Notes from a pilot's kid

Rags to Richest Politics Doesn't Work in Taiwan

The ‘rags-to-riches’ image in politics that works well in America may not be useful in Taiwan/chinese democracies.

In discussing current US politics with my friend Liv, I mentioned how Americans love rags-to-riches stories and tend to prefer candidates that play up an image of coming from a humble background and rising to success on their own achievements. It’s a very capitalist and democratic and “American” sentiment, perhaps. Several Republican candidates are building this kind of story in the current election cycle (and others, like Donald Trump, who don’t have such an experience to draw on, are surely still paying lip service to it).

There Aren't a Billion Mandarin Speakers in China

Bashi in Chengdu

The Chinese Communist Party has made great efforts to promote a common language for its citizens. Since the fall of the Qing Dynasty and especially after the formation of the People’s Republic of China, a common spoken language has been heavily promoted; all school instruction, most news and radio broadcasts, and most official communication throughout China are in Standard Chinese (also called Mandarin and Putonghua). Today, many Chinese whose ancestors would not have been able to communicate with those living a few hundred kilometers away can now communicate more easily using the country’s new common spoken language. A recent study reports that about 70% of Chinese citizens can speak Standard Chinese, a large proportional increase from one decade before, and it is assumed that much of this increase has come from Chinese youth’s experience with an education system in the now-standardized language.

But the ability to speak Standard Chinese should not be confused with the preference and incidence of speaking the language. The government’s efforts seem to have had little effect on everyday communication (maybe that was never the goal). Local dialects are alive, preferred, and spoken daily by young people.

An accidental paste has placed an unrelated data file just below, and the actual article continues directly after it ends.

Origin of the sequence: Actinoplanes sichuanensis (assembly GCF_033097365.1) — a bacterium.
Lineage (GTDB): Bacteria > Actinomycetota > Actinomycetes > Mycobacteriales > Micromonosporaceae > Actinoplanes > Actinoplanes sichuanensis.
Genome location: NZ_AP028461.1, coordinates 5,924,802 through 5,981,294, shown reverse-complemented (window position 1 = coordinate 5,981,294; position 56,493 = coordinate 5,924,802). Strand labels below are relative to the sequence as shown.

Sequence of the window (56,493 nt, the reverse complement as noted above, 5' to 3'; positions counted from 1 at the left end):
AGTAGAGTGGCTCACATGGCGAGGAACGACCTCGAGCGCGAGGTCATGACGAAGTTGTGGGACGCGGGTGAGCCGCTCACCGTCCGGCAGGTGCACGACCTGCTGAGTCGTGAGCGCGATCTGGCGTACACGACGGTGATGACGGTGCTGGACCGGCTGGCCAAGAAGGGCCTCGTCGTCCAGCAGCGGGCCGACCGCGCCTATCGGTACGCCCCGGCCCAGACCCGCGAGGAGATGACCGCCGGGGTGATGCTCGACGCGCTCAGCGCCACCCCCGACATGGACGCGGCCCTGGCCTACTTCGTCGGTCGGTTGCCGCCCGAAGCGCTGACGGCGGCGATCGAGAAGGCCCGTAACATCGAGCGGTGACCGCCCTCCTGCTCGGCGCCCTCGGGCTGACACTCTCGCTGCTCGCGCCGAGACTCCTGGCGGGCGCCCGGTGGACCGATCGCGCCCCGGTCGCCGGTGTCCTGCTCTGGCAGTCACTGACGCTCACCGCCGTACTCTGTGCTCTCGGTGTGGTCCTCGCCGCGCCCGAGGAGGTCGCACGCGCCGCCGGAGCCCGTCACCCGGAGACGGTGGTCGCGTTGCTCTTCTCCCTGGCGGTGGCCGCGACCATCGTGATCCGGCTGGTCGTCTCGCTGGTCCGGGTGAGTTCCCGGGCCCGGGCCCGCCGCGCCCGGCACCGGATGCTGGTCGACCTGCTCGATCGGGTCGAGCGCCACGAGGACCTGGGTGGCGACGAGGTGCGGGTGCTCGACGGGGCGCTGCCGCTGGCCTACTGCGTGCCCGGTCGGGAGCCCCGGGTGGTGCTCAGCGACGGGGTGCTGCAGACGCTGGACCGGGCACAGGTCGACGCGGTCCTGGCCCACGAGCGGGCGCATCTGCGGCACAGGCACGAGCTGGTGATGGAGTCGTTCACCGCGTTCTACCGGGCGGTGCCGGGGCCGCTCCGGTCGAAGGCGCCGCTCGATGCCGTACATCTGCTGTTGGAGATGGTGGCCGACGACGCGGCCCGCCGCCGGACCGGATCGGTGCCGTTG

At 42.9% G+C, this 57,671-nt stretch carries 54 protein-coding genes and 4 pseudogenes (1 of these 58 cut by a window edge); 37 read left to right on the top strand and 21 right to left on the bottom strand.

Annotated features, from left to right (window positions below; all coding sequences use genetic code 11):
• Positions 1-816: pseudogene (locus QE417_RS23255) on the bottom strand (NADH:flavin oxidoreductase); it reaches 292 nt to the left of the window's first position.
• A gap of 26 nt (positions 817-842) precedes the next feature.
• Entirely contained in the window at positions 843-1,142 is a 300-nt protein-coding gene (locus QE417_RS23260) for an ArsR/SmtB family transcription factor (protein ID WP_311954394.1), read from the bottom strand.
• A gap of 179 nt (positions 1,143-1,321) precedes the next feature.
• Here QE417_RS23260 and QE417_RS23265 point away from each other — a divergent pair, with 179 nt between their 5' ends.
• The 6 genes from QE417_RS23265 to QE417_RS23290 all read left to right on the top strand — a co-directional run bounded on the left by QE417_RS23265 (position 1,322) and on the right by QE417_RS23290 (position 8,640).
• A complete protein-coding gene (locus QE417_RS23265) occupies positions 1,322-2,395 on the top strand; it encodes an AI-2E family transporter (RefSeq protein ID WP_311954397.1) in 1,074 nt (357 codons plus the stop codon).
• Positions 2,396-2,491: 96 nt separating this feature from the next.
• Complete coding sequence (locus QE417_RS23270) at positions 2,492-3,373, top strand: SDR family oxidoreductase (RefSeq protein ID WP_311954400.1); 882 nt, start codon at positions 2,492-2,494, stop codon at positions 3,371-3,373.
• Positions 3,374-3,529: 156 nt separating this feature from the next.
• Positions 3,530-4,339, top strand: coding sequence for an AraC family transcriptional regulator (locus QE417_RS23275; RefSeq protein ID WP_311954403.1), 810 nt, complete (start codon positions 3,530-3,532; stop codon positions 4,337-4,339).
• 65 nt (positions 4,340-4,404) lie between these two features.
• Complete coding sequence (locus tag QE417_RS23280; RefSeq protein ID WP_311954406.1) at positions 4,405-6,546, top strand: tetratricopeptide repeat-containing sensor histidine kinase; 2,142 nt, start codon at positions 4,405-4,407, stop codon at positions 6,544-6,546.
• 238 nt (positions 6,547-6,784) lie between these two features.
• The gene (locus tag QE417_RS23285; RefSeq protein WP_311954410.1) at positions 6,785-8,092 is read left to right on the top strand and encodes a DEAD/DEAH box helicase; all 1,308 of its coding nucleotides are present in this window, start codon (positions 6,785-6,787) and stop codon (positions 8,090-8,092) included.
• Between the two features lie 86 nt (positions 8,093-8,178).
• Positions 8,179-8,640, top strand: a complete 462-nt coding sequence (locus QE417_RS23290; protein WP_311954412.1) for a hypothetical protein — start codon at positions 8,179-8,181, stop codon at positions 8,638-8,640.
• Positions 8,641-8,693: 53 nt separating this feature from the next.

Cafe Culture in Vietnam

Coffee and cafe culture is an essential component of life in Vietnam. Not everyone drinks coffee at the same places, at the same times, or with the same flavors, but it seems like every Vietnamese sees the hour they spend every day at a cafe drinking coffee as a ritual they couldn’t live without.

Paying Bus Fare in Chengdu

Chengdu has two open subway lines with more on the way, but most people using public transit still rely on the bus system. Though the system works pretty well, buses at peak hours can be completely packed. Several times in the last two weeks I’ve been one of the last passengers to board a bus that’s so full that I’m leaning up against the dashboard and front windshield, looking back at everyone else:

Opening a High Fashion Boutique in Guiyang, China

displays

My friends in Guiyang tell me they live in a second-tier city. In China, I don’t know if these tiers are officially described by the government or if it’s based on perception, but Guiyang does feel like a bit of a step behind in development from cities like Beijing, Shanghai, Guangzhou, Chengdu, and Shenzhen.

One aspect of life in a second-tier city in China is reduced access to international brands. Large international chains like Uniqlo are still available in one or two major shopping malls, but high-end luxury brands have not yet arrived.